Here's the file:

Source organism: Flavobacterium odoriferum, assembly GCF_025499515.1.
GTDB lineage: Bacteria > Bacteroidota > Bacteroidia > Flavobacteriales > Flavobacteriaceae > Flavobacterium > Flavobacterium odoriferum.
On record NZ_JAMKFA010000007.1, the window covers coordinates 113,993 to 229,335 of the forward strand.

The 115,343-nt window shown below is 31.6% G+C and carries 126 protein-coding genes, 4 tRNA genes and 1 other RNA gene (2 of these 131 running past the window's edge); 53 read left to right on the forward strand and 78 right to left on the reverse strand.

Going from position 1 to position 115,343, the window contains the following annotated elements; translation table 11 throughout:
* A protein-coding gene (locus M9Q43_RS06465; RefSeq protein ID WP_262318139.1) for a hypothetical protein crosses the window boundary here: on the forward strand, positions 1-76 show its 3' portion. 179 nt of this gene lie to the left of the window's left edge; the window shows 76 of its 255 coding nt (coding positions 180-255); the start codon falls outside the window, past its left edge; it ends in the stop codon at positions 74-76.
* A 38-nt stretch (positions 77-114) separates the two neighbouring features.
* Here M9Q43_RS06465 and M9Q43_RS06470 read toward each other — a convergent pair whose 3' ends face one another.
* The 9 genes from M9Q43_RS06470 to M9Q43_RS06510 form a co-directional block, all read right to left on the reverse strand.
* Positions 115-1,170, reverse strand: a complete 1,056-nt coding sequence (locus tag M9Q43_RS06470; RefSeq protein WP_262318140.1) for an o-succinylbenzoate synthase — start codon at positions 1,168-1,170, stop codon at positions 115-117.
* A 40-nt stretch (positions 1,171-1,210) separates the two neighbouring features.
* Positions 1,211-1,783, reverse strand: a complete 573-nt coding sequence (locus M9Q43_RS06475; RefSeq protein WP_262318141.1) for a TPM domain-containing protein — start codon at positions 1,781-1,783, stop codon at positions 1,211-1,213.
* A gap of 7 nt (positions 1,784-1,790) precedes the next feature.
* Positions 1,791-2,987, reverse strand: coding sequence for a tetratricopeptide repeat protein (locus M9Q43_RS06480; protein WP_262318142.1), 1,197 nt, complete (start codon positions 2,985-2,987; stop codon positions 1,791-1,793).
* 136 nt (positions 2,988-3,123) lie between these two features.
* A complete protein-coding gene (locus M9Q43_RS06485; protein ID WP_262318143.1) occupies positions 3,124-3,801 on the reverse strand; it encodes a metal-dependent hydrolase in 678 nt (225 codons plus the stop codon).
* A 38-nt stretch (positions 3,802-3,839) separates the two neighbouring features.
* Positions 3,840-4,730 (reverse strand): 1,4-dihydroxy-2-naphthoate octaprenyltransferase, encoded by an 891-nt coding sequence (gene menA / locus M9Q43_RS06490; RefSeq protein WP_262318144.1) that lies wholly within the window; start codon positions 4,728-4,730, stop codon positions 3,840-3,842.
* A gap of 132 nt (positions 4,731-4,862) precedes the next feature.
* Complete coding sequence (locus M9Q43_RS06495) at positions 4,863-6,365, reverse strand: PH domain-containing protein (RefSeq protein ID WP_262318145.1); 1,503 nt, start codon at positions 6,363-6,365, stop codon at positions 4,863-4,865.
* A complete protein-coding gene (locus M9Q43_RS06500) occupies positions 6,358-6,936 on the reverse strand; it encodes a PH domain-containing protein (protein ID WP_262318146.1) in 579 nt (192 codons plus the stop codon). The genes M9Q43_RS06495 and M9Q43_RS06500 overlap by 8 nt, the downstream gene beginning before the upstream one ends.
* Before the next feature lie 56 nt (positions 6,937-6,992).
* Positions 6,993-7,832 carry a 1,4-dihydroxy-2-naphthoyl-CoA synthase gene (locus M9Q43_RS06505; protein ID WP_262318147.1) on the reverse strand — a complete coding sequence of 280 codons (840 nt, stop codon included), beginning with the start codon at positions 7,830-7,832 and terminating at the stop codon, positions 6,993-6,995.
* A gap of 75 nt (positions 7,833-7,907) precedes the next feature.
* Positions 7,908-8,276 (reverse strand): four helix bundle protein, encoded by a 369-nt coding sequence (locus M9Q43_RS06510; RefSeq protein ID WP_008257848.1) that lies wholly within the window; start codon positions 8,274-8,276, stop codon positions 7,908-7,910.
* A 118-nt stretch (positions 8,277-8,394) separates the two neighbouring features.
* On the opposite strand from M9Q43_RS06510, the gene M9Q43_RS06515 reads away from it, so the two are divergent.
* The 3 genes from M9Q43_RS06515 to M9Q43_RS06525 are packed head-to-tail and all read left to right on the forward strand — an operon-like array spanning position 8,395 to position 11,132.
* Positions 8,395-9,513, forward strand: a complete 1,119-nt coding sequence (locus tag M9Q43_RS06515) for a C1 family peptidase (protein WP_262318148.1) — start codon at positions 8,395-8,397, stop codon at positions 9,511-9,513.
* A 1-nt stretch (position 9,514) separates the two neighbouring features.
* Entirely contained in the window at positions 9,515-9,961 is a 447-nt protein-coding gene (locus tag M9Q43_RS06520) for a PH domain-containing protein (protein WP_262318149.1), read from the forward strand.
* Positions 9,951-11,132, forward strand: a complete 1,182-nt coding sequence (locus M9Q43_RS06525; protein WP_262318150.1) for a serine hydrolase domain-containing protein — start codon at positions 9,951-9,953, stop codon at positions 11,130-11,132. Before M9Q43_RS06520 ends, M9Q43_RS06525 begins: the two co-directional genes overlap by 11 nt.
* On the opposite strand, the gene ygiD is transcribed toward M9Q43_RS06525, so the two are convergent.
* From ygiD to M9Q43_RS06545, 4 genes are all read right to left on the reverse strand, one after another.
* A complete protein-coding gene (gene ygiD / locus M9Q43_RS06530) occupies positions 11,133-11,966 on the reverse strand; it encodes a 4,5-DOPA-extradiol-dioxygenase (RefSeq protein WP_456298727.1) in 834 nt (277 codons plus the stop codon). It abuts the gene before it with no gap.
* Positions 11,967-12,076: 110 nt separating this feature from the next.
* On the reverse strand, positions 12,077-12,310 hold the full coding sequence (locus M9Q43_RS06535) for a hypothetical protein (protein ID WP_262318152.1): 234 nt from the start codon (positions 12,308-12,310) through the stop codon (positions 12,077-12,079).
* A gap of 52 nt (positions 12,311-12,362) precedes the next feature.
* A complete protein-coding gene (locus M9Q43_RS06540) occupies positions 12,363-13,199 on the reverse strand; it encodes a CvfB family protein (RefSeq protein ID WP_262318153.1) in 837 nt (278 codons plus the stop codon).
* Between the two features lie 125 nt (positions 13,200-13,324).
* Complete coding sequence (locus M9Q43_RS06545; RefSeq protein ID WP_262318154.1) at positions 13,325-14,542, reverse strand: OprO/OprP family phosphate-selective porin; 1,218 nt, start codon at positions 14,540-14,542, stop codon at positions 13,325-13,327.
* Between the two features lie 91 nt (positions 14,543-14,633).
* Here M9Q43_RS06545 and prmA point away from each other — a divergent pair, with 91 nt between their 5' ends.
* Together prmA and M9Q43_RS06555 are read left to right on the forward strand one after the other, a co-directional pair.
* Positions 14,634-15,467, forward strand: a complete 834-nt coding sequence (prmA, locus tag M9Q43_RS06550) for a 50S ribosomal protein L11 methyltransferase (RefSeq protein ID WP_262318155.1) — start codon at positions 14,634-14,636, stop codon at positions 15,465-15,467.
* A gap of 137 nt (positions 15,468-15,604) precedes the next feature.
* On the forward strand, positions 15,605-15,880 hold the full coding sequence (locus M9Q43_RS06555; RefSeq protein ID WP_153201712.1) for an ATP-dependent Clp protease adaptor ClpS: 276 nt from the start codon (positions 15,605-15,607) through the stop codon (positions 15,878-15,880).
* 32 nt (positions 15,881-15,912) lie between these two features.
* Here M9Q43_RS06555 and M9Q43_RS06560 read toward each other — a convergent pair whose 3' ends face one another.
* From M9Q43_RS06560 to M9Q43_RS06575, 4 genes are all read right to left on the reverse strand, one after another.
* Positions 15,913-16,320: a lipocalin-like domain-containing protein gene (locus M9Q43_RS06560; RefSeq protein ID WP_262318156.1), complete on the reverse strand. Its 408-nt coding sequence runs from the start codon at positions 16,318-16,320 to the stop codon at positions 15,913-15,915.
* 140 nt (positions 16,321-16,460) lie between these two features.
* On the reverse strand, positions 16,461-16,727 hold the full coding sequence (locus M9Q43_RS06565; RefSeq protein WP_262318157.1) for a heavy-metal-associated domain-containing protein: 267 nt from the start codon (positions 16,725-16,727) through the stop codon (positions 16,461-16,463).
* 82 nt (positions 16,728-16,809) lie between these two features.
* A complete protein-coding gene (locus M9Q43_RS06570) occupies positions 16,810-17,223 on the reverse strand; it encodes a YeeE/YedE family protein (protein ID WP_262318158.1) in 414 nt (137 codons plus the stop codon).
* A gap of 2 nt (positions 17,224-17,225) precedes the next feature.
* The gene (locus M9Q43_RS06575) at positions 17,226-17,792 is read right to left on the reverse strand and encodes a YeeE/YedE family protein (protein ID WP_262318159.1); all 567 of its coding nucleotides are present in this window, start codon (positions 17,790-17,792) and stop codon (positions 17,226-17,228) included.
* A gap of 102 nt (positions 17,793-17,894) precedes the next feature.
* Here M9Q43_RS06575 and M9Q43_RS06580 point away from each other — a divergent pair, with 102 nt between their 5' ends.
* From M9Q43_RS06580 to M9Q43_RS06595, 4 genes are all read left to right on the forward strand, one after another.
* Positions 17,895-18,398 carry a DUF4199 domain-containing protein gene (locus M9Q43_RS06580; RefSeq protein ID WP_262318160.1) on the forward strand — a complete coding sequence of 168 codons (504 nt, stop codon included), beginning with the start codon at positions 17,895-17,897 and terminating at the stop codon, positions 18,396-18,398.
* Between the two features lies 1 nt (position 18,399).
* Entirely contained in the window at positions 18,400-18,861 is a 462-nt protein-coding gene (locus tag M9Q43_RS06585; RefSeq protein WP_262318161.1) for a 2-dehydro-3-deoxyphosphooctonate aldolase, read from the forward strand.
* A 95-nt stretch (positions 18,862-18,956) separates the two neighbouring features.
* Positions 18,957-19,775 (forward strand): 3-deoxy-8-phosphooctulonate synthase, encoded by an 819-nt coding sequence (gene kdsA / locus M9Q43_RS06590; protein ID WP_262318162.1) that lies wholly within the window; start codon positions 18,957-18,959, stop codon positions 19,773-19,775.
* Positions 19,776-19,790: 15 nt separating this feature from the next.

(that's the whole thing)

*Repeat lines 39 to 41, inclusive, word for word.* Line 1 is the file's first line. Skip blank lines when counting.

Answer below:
* A complete protein-coding gene (locus M9Q43_RS06540) occupies positions 12,363-13,199 on the reverse strand; it encodes a CvfB family protein (RefSeq protein ID WP_262318153.1) in 837 nt (278 codons plus the stop codon).
* Between the two features lie 125 nt (positions 13,200-13,324).
* Complete coding sequence (locus M9Q43_RS06545; RefSeq protein ID WP_262318154.1) at positions 13,325-14,542, reverse strand: OprO/OprP family phosphate-selective porin; 1,218 nt, start codon at positions 14,540-14,542, stop codon at positions 13,325-13,327.